Could a more robust social safety net prove a boon to business?

This counterintuitive insight is one of the conclusions researchers at Columbia Business School developed from a recent analysis that found a link between higher unemployment benefits and managers’ willingness to lay off workers during economic downturns. In the past year, as major employers like Meta, Google, and Amazon engaged in historic downsizing, this new research adds an interesting layer to our understanding of layoffs.

Daniel Keum, associate professor of business in the Management Division at CBS, and Stephan Meier, the James P. Gorman Professor of Business and chair of the Management Division at CBS, investigated the relationship between expanded unemployment benefits and business leaders’ decision to downsize. They discovered that, paradoxically, better benefits can create a climate in which companies are more apt to trim their workforce as needed to better position the company for future growth. Their paper, “License to Fire? Unemployment Insurance and the Moral Cost of Layoffs,” is forthcoming in Organization Science. 

Unearthing the Unemployment Paradox

Until now, it was believed that expanding unemployment benefits would likely discourage downsizing. Those benefits are funded by payroll taxes, with the tax rate going up for companies that recently laid off employees — effectively putting a tax on workforce reductions. That equation was assumed to discourage layoffs. But Keum and Meier’s research turns that assumption on its head.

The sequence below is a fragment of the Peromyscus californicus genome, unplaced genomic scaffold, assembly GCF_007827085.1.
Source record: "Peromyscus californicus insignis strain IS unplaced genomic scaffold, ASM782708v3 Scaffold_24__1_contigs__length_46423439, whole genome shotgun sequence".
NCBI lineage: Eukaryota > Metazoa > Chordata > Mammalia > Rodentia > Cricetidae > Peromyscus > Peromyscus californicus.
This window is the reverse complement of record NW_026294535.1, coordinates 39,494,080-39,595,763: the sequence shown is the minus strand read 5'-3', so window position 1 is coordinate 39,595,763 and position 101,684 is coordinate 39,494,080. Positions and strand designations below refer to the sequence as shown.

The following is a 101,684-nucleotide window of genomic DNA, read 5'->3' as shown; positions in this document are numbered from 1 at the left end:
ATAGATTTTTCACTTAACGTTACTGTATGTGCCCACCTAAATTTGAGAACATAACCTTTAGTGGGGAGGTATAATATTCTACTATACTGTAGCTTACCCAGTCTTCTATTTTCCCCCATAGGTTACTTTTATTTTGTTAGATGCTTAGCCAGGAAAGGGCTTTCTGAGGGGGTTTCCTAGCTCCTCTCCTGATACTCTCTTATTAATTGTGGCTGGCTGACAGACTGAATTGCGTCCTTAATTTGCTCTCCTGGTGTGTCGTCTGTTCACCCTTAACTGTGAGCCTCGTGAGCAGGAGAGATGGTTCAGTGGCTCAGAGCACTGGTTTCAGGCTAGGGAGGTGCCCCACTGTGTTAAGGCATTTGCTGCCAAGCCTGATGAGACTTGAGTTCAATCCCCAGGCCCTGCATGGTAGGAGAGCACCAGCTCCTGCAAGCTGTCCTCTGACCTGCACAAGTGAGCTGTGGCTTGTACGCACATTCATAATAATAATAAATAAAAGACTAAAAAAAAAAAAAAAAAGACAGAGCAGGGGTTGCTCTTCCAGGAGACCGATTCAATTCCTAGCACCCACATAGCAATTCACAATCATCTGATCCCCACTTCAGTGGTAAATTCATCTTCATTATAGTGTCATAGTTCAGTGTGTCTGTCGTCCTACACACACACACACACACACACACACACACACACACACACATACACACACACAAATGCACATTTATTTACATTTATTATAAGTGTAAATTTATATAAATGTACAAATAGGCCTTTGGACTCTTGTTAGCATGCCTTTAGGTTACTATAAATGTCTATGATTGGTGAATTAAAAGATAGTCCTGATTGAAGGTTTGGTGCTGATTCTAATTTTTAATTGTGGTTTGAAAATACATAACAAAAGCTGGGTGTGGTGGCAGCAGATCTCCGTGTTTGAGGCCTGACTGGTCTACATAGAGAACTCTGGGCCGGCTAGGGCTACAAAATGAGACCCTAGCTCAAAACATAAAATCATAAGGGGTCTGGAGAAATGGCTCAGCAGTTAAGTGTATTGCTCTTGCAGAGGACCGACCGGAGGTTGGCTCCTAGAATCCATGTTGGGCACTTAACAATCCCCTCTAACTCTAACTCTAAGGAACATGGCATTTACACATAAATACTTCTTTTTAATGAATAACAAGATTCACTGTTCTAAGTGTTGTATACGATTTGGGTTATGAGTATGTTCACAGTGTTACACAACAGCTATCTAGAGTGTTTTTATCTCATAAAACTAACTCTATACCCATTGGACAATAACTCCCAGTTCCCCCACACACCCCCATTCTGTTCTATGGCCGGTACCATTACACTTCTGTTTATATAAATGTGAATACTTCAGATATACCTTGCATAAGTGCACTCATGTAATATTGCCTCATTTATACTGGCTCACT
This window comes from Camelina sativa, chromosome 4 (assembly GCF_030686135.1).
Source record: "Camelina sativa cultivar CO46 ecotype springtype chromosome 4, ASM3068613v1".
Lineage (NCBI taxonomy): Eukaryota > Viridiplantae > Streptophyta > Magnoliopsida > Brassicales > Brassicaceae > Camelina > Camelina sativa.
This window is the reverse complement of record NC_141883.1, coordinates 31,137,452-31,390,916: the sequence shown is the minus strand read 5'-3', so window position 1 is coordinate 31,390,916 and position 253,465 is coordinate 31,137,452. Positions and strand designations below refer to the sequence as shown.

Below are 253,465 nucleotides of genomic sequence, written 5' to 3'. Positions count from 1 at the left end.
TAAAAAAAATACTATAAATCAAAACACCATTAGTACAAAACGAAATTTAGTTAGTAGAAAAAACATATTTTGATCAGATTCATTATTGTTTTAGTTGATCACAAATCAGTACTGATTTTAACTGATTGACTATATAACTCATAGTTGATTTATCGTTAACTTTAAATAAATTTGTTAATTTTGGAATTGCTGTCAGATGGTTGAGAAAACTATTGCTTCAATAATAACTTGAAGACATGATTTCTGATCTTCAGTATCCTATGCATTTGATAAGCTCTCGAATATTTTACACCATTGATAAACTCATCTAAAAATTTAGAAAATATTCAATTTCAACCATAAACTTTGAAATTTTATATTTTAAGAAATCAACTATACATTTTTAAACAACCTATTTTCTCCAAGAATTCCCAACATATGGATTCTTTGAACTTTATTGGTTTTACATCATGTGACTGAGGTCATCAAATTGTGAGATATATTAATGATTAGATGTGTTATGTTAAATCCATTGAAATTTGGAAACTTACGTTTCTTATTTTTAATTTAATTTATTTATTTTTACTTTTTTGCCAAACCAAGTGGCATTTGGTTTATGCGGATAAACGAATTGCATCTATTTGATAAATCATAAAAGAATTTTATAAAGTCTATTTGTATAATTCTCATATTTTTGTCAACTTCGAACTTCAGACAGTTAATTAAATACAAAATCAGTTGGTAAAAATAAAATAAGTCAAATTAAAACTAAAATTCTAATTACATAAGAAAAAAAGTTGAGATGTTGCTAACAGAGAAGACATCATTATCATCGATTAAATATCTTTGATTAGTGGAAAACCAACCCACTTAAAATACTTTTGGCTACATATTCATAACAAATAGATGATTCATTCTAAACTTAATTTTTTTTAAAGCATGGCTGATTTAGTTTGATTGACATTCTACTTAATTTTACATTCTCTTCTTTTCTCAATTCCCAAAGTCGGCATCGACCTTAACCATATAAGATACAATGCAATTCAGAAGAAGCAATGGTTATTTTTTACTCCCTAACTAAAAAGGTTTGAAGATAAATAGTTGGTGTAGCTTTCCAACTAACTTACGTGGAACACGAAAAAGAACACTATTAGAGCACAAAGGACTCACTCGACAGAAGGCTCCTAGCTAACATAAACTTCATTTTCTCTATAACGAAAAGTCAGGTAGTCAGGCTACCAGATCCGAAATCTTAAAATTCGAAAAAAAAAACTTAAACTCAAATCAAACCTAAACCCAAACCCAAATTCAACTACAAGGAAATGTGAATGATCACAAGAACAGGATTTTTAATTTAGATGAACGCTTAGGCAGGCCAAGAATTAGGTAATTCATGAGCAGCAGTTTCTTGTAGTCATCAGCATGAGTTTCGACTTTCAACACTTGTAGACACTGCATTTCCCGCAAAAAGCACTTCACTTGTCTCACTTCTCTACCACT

Their empirical analysis looked at expansions in unemployment insurance by state governments between 1976 and 2007, and found that more generous unemployment insurance actually led to an increase in layoffs. According to their analysis, firms with below-industry performance laid off 4.3 percent of their workers. But when unemployment insurance benefits increased by 10 percent, there was a notable corresponding rise in layoffs — with another 0.78 percent of employees getting laid off, a significant 18.1 percent increase in rate. 

The explanation for this counterintuitive connection can be found in the new variable Keum and Meier considered in their analysis: the “moral cost” of layoffs. It's part of a new and growing body of research that examines so-called prosocial behavior within management. The study found that “when at-risk workers have a more generous social program cushion to fall back on, managers may become morally licensed to lay off more workers.”

Being nimble during a downturn can be essential to a company’s survival, ultimately saving jobs over time. “If you put in stronger social safety nets,” Keum says, “it helps good managers be more efficient and encourages growth down the road.” 

But Keum considers layoffs to be one of the more taxing experiences for managers and employees alike. And his research implies that, even while we are seeing massive reductions in the workforce, their “moral cost” could be keeping managers from acting as quickly, or at the scale, they believe is best for the long term.